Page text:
They’re baaack, my old “friends” the Buck Moth caterpillars (Hemileuca maia). They love to eat fresh, green Live Oak tree leaves in spring and can be seen grouped in small, knotted clusters at the ends of the tree’s branches. Soon they will mass together on the tree’s trunk and have a little pep rally. This is when they do a weird thing, bobbing their heads in spastic unison, as if saying “One, two, three - hup! One, two, three - hup! Go team!” After breaking up the rally they spread out to bulk up on more vegetation to go out into the world and make a nuisance of themselves.

Well, more than a mere nuisance, they each bristle with dozens of hollow, sharp spines that work like little hypodermic needles and will inject painful venom into anyone who even lightly brushes against them. I’ve accidently been stung by these little monsters enough times to be tempted to crush them between a couple of bricks on sight, but there are too many, some too high in the tree and besides, this might be contrary to the whole nature park thing. Besides the stings, they become fat and juicy and squishing them is most unpleasant. They are best avoided altogether.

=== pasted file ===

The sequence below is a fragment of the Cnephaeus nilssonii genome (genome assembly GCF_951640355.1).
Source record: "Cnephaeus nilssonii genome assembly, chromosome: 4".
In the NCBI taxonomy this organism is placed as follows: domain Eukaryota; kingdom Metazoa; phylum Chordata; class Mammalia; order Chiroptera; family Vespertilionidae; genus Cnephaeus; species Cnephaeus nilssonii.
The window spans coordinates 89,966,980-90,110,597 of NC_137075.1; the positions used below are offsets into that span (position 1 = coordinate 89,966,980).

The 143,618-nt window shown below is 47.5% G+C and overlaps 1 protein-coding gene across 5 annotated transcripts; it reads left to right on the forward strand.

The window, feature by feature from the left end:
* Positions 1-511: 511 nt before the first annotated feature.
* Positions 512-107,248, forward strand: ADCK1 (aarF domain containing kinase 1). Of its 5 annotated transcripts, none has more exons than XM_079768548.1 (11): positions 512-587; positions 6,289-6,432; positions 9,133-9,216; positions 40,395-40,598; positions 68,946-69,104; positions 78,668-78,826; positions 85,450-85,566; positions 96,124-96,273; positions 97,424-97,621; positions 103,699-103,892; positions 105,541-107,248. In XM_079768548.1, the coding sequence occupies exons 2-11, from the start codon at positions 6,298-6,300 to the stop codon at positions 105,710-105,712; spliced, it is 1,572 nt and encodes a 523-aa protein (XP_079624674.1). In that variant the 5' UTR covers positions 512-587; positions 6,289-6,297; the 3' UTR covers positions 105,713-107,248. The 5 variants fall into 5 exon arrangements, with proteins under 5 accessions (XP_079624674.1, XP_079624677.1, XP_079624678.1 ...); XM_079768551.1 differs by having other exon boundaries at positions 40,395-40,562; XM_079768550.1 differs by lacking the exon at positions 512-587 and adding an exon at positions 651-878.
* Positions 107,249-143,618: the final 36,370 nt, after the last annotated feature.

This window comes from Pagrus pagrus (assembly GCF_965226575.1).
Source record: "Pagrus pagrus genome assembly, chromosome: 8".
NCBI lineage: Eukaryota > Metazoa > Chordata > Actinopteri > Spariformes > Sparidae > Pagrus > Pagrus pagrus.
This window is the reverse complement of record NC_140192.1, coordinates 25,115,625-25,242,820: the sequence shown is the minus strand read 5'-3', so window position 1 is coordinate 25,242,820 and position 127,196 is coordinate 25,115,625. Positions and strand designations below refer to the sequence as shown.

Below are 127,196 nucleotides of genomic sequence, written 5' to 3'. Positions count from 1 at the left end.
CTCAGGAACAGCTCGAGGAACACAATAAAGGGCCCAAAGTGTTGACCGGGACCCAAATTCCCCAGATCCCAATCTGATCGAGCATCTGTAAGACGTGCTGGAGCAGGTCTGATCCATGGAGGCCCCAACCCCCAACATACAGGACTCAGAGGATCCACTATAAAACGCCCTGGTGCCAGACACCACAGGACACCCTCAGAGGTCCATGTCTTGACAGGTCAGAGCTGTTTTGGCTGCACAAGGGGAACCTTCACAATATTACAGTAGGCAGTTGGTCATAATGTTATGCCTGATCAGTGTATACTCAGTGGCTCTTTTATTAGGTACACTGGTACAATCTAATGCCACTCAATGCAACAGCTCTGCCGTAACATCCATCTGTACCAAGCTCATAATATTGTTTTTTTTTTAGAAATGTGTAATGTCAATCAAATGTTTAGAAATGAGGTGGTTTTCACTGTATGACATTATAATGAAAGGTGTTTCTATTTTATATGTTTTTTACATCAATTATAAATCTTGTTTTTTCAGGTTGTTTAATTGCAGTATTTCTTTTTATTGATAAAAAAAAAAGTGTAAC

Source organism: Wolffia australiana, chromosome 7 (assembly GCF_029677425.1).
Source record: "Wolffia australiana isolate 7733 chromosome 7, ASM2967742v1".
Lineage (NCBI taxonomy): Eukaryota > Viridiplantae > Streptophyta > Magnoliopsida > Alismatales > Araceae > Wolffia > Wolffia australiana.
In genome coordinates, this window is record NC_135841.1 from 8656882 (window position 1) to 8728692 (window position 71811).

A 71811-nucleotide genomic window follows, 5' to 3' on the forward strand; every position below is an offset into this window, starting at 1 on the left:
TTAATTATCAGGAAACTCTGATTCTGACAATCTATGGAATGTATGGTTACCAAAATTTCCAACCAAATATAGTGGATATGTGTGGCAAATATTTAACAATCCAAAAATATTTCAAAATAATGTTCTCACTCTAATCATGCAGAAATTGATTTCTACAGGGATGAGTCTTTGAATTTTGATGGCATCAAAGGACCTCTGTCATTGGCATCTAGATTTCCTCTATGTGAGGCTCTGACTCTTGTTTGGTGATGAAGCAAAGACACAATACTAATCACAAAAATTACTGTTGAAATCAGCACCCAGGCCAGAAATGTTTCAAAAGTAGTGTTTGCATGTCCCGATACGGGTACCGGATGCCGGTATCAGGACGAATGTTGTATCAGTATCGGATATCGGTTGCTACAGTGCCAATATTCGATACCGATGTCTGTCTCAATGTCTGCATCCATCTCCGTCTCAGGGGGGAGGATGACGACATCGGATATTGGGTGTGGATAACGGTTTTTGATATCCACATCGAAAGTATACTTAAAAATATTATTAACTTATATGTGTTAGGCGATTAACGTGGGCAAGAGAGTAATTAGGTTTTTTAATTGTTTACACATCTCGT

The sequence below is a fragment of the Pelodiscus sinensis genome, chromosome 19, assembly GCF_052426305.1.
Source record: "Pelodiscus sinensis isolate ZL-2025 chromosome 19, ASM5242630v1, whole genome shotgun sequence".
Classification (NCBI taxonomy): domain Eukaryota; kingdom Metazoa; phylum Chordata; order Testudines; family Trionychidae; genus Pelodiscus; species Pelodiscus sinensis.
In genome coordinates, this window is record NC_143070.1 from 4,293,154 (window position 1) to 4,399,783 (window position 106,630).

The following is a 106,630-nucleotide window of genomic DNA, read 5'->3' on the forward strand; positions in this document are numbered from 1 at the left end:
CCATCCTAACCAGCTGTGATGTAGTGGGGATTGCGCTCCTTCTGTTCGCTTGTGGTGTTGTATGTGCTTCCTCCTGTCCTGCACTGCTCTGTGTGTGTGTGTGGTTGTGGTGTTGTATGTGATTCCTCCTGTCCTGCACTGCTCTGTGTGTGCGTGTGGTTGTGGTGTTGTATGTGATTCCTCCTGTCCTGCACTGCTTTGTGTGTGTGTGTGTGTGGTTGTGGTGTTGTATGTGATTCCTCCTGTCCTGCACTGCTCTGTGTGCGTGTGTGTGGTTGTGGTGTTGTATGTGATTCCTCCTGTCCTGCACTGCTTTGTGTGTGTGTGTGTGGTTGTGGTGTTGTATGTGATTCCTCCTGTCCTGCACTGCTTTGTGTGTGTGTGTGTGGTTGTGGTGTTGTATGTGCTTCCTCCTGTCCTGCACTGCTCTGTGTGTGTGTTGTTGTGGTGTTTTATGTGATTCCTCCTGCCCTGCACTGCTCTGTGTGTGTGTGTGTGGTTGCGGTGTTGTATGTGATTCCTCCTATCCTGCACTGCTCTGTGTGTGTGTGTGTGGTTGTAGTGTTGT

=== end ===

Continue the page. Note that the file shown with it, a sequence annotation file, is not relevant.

I remember their population explosions in the 90s when they were everywhere - floors, sidewalks and walls; inside and outside. They hurt children and pets and pretty much anyone who wasn’t being careful about watching where the things might turn up. A quick check around the park’s Live Oaks today reveals that aren’t too many at this time, so we’re probably safe.

When they are ready, they make a summertime transformation into buck moths. Their moth form is easy to recognize - bold, black and white wings and a bright fuzzy little red posterior. I saw them in unusual numbers last summer, flitting about the woods and blundering up and down the trails. They are kinda cute and have a completely different personality than before.